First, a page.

Milford Report 2000
Standing, l-r: David Redd, Liz Counihan, David Rain (Tom Arden) , Dayle Dermatis,
Mike Lewis, Chris Amies, Karen Traviss, Liz Williams
Seated, l-r: Jacey Bedford, Sandra Unerman, Deirdre Counihan, Sylvie Denis
Milford 2001 by Dayle A. Dermatis
And on the sixth day, Milford created mornings.
When I awoke at 8 a.m. and decided to stay awake, the first thing I did was look out the window to see if there were a pod in the yard. For I, a hapless Night Person needing 9 hours of sleep for normality, was actually up early and choosing to start my day.
Is Milford exhausting? Yes. Is it exhilarating? Absolutely.
“I'm Just a Simple Road-Mender”
— David Redd
Milford is an intense, week-long critique session for writers of SF and fantasy. The official criterion for getting in is a fiction sale; I would suggest that the unwritten, and perhaps more crucial, criteria are a willingness to spend a week trapped with other, um, unique individuals and a willingness to work hard.
I came to Milford looking to get some of my work critiqued, to get back into a network of critiquers, and to get re-energised about the solitary and often lonely process of writing.
I left Milford re-energised, with my work critiqued, and with a network of friends across Britain who just happened to also be writers.
“Two Bees, a Couple of Flies, and a Weird Thing”
— Liz Williams
Thirteen hardy writers attended Milford 2000, although one had to leave very early due to a family emergency. Each brought up to 15,000 SF, fantasy or YA words to be read and commented upon, and somehow this worked out to exactly four pieces per day, from Sunday through Thursday.
I wasn't sure what to expect. I'd been in critique groups before, some more helpful than others, some more intense than others. Although I didn't expect anyone to get mean, I'd had my share of hard-hitting commentary in the past, and hoped my skin was thick enough for this.
I needn't have worried. What impressed me most about Milford was that although we got into some down-and-dirty, nit-picking comments, everything was said with such encouragement that no-one (I hope) could have felt offended or discouraged. For myself, at the end of each afternoon I was fired up to write, and managed to do so nearly every evening.
Another thing I didn't expect was the variety of done-ness to the various pieces. I had brought fairly polished work, but others brought rougher works-in-progress, wanting to ensure they were headed in the right direction before they continued writing.
“Presumably Gills are not Very Beddable”
— Deirdre Counihan
Critiques were done from 2 pm to 6 pm, Sunday through Thursday. An hour was set aside for each piece of writing, with each critiquer limited to three minutes of initial critique. After everyone had spoken, the author had the opportunity to respond, whether it be to answer questions, explain unclear things, or to ask for more information about a specific comment.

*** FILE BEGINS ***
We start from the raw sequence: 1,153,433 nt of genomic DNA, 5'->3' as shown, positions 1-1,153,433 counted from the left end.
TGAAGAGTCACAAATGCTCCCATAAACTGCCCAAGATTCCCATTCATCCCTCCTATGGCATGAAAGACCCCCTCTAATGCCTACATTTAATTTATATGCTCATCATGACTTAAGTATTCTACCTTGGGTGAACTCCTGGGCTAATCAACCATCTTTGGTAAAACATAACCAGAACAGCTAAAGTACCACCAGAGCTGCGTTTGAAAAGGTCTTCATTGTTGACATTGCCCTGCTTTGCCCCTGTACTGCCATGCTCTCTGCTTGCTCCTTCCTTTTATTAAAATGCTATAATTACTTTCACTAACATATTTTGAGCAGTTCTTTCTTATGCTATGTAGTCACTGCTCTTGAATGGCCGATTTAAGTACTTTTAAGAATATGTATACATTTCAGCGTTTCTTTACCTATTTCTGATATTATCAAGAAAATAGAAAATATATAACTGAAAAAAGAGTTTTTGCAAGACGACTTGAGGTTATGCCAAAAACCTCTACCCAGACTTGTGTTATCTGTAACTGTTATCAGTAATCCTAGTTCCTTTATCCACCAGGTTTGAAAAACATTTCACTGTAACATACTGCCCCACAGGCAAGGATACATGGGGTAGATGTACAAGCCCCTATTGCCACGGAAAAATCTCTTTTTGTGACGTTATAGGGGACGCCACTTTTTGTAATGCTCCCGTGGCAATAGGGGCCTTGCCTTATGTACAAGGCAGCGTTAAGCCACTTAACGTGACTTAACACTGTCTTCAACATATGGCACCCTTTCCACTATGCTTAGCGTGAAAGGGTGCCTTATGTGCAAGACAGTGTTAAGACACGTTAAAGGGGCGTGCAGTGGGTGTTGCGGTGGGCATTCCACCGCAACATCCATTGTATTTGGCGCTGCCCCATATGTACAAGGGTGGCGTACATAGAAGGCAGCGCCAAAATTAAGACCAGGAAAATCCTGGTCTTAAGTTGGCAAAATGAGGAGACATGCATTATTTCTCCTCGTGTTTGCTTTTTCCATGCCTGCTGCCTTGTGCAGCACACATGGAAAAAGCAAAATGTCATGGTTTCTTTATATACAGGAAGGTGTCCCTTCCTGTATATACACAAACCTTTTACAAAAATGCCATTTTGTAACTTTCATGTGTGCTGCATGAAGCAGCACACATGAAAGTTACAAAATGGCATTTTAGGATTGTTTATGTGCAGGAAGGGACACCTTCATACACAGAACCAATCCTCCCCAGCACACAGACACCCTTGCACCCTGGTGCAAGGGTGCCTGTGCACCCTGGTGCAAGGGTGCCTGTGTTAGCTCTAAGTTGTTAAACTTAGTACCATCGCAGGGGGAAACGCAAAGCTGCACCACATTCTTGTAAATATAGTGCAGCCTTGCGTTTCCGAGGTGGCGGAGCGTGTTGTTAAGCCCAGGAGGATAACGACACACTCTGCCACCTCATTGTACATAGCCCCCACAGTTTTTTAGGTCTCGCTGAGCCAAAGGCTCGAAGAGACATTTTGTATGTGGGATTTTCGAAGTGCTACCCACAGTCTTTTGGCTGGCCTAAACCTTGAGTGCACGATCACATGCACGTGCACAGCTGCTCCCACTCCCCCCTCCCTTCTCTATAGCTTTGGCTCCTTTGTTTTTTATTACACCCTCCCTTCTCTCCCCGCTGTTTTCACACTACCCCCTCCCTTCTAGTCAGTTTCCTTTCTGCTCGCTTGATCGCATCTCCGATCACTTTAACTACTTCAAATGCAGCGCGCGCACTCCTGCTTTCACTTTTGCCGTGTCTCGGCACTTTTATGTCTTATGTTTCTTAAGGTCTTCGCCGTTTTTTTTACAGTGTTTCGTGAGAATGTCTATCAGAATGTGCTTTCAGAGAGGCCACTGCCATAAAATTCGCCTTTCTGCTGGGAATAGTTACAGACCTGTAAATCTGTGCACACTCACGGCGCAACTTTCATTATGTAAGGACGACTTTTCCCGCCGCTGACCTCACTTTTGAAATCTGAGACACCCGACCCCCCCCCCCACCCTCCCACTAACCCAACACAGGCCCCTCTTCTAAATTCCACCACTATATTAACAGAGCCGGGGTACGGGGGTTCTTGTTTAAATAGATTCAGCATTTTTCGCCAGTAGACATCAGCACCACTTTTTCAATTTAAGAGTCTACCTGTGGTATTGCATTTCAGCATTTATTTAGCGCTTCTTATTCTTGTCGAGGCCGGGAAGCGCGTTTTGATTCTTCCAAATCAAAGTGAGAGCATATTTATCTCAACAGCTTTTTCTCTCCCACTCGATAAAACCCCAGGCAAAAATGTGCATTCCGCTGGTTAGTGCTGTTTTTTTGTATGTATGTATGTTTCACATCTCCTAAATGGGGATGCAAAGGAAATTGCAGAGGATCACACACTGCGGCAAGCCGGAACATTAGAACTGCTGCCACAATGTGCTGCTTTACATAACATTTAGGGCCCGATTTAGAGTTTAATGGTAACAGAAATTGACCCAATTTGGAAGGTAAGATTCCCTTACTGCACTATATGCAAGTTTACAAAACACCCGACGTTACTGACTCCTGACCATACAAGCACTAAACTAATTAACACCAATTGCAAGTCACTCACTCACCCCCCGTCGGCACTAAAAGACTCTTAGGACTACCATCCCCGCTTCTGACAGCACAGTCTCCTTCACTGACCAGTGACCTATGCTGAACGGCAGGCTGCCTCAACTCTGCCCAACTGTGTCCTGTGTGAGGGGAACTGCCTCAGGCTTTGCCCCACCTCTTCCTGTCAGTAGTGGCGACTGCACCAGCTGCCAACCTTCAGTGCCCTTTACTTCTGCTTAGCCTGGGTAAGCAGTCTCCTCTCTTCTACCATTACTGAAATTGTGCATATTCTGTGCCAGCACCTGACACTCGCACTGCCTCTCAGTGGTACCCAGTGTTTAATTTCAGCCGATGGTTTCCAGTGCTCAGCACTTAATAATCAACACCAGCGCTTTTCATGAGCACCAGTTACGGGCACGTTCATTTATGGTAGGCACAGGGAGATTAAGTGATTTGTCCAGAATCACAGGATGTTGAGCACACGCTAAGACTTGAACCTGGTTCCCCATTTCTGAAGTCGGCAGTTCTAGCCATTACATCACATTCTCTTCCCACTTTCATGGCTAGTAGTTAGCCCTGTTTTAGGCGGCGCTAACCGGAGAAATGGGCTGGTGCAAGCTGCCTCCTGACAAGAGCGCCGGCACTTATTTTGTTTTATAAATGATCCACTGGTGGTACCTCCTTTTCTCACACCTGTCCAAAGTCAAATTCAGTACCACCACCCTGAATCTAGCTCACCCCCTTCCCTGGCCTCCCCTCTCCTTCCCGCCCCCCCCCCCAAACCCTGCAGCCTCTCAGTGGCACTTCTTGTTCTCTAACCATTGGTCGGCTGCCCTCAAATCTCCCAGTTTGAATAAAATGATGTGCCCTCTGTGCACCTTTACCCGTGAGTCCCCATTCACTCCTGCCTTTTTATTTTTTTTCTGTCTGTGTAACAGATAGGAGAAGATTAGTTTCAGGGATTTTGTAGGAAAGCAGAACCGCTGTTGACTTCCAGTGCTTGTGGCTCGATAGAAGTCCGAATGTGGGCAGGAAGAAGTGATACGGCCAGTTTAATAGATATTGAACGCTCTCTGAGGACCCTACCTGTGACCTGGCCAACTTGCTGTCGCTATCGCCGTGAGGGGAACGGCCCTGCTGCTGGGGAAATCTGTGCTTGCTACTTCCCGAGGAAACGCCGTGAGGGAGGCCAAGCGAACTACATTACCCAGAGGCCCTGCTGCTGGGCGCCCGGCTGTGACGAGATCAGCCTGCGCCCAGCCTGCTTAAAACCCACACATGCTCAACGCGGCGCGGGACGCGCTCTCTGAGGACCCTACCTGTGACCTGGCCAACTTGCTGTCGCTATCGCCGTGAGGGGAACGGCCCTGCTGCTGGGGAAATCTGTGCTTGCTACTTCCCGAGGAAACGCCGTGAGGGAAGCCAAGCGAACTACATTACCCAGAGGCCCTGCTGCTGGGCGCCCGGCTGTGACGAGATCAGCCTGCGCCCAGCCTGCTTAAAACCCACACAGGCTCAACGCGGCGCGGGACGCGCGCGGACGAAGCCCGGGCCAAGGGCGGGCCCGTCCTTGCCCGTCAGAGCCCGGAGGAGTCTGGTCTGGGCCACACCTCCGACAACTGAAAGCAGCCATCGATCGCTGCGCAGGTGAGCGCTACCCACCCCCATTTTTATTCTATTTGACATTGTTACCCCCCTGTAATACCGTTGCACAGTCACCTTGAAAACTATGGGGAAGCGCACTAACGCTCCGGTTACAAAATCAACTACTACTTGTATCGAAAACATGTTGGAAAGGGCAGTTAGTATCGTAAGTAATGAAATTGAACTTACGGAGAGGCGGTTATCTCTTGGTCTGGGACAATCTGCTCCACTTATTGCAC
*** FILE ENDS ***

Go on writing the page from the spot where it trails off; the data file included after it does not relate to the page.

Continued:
We sat in a room with tall windows that looked out to the lawn. During the afternoon, the sun would cast pathways on the carpet, occasionally broken when a bird flew by. One night, in my journal, I wrote: “Every so often, a swoop of dark movement: a bird winging by. They're large, dark, on an unspoken mission. I imagine they're snatching the loose thread of our creativity and taking it on flight with them.”
By some miracle, despite the excellent critique that every piece received, we finished early every single day. This allowed time for walks down to the sea (or at least down to the cliffs), naps, reading the next days' stories, or socialising. (As mentioned, a few of us also got some writing done, but this seemed to cause some others to growl threateningly, so all names have been removed to protect the prolific.)
“I Have a Loud Trouser Problem”
— Liz Williams
We met for drinks at the bar by 6:30 and had dinner at 7 each night.
Dinner. Now there was an interesting experience. Every night, someone would come up with a completely inappropriate topic for dinner-time conversation, which the surrounding folks would gleefully take up. The Plague, for instance, or deadly and poisonous animals in Australia (which led to a morning-after breakfast conversation that included, to the resident arachnophobic, “Dayle, would you eat a spider?”). (Answer: “Yes, if it were properly cooked and had no legs so that it didn't look like a spider.”)
After dinner was socialising time. The hotel left a book out at the bar where we could record the number and kind of drinks we had, so we were free to take what we wanted and the proprietors were free to escape. Some nights we simply chatted. One night we played Mafia, which was the closest anyone came to blows... but in a friendly, if somewhat paranoid, sort of way. We also discussed markets — focusing on the specific stories people had brought for critique — and had a Milford business meeting, during which we discussed the membership list and finances.
“I Want a Happy Ending for the Rats. Remember, I Know Where You Live”
— Karen Traviss
Unfortunately, I had a weekend commitment and had to leave Milford on Thursday evening, after the critiques were finished but before the Friday excursion and Saturday good-bye session. Any trepidations I'd had before arriving had long since vanished, and I was sorry to leave my new-found comrades so soon.
But I knew that the friendships, as well as my enthusiasm and re-energised creativity, would be with me for a long time to come.
“Do Siamese Twin Bank Robbers Wear Tights?”
— Liz Counihan
Back to reports index